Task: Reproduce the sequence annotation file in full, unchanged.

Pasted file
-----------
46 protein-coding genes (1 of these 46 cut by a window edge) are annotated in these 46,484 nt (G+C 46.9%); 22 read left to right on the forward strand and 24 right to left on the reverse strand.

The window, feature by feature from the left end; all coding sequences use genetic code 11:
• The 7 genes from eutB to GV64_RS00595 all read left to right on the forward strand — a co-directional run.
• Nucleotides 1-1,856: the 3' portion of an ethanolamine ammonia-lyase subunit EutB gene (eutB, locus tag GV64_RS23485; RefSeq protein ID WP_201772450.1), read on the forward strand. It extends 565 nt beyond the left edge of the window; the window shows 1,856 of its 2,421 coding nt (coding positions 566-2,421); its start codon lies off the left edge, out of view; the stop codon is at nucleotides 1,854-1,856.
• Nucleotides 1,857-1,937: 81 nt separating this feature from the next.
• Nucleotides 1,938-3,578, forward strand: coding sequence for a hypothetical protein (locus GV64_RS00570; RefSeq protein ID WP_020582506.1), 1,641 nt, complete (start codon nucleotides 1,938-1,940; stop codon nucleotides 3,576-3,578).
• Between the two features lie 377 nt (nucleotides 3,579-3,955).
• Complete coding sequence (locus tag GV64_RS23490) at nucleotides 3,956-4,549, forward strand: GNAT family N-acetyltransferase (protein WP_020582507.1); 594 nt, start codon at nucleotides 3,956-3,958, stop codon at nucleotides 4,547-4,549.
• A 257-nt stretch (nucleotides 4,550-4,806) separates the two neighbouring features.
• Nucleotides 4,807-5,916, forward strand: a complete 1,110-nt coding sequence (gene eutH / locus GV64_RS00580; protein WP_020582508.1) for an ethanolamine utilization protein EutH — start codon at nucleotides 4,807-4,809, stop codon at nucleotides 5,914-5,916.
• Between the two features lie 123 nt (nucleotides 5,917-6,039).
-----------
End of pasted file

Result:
46 protein-coding genes (1 of these 46 cut by a window edge) are annotated in these 46,484 nt (G+C 46.9%); 22 read left to right on the forward strand and 24 right to left on the reverse strand.

The window, feature by feature from the left end; all coding sequences use genetic code 11:
• The 7 genes from eutB to GV64_RS00595 all read left to right on the forward strand — a co-directional run.
• Nucleotides 1-1,856: the 3' portion of an ethanolamine ammonia-lyase subunit EutB gene (eutB, locus tag GV64_RS23485; RefSeq protein ID WP_201772450.1), read on the forward strand. It extends 565 nt beyond the left edge of the window; the window shows 1,856 of its 2,421 coding nt (coding positions 566-2,421); its start codon lies off the left edge, out of view; the stop codon is at nucleotides 1,854-1,856.
• Nucleotides 1,857-1,937: 81 nt separating this feature from the next.
• Nucleotides 1,938-3,578, forward strand: coding sequence for a hypothetical protein (locus GV64_RS00570; RefSeq protein ID WP_020582506.1), 1,641 nt, complete (start codon nucleotides 1,938-1,940; stop codon nucleotides 3,576-3,578).
• Between the two features lie 377 nt (nucleotides 3,579-3,955).
• Complete coding sequence (locus tag GV64_RS23490) at nucleotides 3,956-4,549, forward strand: GNAT family N-acetyltransferase (protein WP_020582507.1); 594 nt, start codon at nucleotides 3,956-3,958, stop codon at nucleotides 4,547-4,549.
• A 257-nt stretch (nucleotides 4,550-4,806) separates the two neighbouring features.
• Nucleotides 4,807-5,916, forward strand: a complete 1,110-nt coding sequence (gene eutH / locus GV64_RS00580; protein WP_020582508.1) for an ethanolamine utilization protein EutH — start codon at nucleotides 4,807-4,809, stop codon at nucleotides 5,914-5,916.
• Between the two features lie 123 nt (nucleotides 5,917-6,039).